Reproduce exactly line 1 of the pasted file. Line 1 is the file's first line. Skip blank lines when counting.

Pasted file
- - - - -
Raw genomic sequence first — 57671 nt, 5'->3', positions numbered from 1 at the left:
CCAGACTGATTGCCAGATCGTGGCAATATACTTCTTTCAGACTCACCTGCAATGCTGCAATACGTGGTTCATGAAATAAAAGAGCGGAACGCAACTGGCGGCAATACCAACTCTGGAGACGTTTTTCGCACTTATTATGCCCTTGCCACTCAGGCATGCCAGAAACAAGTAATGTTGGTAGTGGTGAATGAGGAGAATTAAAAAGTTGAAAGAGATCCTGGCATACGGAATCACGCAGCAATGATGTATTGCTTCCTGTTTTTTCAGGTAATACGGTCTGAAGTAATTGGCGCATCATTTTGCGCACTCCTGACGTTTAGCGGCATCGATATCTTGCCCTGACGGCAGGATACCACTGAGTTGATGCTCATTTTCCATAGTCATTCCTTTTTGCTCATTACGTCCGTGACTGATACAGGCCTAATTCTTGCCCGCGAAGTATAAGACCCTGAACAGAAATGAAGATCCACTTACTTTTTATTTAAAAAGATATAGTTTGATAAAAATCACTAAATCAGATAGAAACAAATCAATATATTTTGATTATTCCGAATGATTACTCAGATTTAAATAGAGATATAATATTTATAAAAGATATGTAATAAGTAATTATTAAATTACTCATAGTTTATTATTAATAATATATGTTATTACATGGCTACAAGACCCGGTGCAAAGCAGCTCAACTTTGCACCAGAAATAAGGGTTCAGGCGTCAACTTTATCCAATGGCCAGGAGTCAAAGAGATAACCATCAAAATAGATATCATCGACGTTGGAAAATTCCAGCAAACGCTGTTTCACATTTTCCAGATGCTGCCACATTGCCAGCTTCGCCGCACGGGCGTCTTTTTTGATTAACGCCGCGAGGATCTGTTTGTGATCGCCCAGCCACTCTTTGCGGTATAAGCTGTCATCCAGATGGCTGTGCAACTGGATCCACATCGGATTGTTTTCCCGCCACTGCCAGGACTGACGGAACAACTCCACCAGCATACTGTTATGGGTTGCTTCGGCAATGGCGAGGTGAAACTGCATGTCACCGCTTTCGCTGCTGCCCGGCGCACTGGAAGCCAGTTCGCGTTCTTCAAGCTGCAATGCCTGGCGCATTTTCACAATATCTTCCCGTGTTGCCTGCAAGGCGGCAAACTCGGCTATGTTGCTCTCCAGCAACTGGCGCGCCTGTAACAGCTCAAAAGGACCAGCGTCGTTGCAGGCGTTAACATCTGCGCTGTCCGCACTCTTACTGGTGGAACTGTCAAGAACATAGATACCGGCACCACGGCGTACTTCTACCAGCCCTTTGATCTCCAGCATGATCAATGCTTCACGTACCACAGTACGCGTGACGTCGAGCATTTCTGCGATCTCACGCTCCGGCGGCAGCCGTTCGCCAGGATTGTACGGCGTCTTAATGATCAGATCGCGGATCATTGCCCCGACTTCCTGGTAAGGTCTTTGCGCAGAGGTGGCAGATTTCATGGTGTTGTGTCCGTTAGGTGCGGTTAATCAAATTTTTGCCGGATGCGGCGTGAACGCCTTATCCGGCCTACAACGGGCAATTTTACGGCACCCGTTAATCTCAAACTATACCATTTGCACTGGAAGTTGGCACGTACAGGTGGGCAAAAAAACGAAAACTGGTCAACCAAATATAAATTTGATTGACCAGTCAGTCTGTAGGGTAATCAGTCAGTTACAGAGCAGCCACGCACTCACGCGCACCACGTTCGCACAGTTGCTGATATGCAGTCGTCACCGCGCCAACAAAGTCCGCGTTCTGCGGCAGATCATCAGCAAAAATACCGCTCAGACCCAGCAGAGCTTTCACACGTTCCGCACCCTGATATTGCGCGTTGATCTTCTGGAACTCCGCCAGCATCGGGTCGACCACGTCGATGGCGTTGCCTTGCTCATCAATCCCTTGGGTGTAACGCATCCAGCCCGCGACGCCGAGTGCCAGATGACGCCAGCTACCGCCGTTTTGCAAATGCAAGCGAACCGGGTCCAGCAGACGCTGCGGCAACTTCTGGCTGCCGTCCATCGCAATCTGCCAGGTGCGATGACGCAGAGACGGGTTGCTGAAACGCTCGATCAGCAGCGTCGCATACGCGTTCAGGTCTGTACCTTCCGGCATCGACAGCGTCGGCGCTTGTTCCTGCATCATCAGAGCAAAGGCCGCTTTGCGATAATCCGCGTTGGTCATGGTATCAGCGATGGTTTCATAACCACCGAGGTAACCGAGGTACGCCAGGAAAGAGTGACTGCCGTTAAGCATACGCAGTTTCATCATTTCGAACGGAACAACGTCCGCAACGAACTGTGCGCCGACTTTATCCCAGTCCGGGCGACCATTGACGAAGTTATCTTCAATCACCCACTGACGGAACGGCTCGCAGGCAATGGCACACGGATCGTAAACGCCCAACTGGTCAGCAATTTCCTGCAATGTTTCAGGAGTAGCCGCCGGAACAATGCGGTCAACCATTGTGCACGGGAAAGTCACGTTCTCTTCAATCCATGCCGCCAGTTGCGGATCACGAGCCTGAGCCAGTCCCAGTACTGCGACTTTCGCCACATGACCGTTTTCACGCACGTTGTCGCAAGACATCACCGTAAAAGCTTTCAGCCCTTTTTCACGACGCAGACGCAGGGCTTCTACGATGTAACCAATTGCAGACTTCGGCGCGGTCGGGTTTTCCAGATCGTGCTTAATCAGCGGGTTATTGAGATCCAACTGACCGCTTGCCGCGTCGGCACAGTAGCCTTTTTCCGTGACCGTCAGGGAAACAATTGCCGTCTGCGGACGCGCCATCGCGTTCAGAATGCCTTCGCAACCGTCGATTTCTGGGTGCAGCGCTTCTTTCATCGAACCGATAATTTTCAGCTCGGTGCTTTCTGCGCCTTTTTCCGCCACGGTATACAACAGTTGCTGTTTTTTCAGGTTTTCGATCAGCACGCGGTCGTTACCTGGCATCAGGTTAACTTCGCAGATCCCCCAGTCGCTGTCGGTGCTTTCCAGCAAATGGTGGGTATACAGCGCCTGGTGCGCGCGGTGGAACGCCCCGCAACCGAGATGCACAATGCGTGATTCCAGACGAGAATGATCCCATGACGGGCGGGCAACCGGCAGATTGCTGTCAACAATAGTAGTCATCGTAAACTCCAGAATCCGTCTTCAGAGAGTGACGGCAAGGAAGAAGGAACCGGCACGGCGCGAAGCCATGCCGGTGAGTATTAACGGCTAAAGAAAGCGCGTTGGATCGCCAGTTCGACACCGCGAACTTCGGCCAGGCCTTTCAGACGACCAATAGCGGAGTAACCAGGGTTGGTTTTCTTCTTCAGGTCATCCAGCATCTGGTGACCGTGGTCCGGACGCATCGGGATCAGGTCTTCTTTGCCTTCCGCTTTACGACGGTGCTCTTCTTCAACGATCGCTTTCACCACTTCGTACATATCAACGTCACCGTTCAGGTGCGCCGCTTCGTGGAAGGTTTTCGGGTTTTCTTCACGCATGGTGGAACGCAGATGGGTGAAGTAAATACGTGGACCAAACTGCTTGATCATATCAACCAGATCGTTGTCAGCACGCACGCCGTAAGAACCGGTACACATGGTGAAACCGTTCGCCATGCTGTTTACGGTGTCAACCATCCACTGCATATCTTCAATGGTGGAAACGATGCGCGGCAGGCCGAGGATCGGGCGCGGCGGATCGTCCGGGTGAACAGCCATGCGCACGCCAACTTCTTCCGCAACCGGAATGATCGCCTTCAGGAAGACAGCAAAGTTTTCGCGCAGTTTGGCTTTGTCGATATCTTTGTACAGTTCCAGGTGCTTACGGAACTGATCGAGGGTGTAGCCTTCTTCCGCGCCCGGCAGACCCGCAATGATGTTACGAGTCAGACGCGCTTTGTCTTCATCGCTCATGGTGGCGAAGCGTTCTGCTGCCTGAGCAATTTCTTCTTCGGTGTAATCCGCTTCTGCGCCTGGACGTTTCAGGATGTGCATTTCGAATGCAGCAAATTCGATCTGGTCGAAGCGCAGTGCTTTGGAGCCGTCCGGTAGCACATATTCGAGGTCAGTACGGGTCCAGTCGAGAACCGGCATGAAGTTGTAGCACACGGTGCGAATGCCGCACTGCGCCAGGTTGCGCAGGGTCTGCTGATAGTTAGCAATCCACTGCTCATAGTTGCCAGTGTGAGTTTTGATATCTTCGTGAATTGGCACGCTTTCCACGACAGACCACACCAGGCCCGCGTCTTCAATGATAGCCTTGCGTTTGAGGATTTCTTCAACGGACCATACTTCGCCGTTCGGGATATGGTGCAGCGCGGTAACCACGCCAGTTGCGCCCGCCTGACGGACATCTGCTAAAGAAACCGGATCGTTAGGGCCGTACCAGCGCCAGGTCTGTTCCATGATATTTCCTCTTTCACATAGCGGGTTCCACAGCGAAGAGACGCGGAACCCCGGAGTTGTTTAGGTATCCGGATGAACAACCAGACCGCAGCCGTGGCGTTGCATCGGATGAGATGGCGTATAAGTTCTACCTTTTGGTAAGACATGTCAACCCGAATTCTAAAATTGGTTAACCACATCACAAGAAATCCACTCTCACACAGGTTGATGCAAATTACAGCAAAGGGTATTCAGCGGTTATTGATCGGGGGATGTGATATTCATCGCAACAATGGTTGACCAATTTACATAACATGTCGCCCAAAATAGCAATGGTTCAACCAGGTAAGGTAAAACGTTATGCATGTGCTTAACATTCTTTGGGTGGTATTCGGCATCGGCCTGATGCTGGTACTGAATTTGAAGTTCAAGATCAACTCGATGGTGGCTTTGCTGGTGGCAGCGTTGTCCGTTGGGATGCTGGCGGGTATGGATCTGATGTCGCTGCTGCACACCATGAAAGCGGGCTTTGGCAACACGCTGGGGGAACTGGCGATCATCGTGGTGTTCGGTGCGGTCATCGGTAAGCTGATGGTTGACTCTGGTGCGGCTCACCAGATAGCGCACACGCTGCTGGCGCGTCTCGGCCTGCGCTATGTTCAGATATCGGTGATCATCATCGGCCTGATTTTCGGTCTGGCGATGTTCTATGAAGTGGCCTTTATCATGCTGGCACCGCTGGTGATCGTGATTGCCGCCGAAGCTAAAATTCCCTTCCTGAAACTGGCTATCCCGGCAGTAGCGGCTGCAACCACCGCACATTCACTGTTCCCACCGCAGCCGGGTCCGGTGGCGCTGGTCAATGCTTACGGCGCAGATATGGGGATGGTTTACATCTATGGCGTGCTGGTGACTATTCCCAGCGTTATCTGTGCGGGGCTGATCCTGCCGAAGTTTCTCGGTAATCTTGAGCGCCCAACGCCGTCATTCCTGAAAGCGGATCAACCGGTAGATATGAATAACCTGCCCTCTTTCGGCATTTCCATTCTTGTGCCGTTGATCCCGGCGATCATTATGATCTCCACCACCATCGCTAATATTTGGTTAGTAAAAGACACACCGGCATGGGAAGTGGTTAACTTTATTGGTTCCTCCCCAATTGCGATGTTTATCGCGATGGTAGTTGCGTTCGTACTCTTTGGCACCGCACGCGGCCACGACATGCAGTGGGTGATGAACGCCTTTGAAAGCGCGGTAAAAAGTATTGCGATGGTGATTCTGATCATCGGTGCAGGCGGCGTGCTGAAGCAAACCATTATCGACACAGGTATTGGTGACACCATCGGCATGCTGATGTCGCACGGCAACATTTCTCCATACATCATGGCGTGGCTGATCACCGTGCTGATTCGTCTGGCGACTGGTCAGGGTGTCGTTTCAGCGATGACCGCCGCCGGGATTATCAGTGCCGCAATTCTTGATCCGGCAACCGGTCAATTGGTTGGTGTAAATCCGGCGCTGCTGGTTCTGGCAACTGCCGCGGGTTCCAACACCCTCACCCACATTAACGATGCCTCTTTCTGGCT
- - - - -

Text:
Raw genomic sequence first — 57671 nt, 5'->3', positions numbered from 1 at the left: